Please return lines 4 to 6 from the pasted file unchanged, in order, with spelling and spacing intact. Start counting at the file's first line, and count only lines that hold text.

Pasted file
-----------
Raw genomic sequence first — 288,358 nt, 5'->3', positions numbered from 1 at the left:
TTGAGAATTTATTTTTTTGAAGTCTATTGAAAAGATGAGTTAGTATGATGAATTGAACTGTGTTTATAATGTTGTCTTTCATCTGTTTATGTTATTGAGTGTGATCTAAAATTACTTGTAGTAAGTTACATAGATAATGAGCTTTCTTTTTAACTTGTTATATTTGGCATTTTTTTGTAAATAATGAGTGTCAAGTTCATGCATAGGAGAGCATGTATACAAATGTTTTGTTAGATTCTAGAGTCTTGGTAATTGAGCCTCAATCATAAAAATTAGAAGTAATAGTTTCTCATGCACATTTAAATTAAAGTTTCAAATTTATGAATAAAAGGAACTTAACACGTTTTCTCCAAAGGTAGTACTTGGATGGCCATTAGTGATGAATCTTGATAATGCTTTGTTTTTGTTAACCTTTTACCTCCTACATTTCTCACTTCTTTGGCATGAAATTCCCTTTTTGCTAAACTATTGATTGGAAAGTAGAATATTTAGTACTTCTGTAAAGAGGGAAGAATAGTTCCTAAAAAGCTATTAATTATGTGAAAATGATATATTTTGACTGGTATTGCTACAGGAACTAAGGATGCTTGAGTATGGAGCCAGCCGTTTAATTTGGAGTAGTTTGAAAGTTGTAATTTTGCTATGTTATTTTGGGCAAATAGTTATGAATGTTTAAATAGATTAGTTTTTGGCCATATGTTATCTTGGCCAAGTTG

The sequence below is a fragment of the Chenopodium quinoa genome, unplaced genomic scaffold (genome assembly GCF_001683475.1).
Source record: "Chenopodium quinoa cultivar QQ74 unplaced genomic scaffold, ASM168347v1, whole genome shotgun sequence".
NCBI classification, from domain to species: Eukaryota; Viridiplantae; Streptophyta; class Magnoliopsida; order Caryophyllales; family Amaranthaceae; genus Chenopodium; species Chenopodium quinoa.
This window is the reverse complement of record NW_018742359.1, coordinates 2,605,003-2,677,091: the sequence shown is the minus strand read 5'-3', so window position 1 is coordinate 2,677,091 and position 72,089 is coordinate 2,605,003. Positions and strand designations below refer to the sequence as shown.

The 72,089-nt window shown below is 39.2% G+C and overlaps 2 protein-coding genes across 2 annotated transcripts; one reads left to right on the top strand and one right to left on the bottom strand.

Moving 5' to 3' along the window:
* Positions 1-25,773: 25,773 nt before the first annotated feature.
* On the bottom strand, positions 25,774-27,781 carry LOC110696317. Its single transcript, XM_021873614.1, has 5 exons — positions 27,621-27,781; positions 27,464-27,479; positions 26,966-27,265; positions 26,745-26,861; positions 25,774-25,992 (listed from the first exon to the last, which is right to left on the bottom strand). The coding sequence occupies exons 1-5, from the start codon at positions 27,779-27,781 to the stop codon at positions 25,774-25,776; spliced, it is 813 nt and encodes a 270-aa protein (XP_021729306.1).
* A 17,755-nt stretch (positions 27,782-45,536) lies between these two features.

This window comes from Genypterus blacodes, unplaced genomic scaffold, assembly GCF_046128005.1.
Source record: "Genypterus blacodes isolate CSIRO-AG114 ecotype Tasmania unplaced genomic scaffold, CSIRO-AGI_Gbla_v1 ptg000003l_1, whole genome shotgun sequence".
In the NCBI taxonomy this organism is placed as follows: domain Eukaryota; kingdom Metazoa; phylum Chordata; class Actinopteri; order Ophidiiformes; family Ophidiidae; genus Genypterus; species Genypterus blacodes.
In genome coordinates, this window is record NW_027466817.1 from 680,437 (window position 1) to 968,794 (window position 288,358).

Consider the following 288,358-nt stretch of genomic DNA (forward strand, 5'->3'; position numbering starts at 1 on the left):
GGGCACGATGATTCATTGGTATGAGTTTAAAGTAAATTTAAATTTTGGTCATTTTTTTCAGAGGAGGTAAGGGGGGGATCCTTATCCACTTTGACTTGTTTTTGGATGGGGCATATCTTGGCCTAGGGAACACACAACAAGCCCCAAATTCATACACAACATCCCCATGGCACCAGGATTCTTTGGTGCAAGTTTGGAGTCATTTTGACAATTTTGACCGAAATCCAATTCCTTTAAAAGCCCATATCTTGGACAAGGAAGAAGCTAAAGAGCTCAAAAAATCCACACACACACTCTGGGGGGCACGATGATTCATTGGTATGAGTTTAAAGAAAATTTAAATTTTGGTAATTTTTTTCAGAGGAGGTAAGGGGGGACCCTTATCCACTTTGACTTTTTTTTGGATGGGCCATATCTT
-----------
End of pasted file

Source record: "Chenopodium quinoa cultivar QQ74 unplaced genomic scaffold, ASM168347v1, whole genome shotgun sequence".
NCBI classification, from domain to species: Eukaryota; Viridiplantae; Streptophyta; class Magnoliopsida; order Caryophyllales; family Amaranthaceae; genus Chenopodium; species Chenopodium quinoa.
This window is the reverse complement of record NW_018742359.1, coordinates 2,605,003-2,677,091: the sequence shown is the minus strand read 5'-3', so window position 1 is coordinate 2,677,091 and position 72,089 is coordinate 2,605,003. Positions and strand designations below refer to the sequence as shown.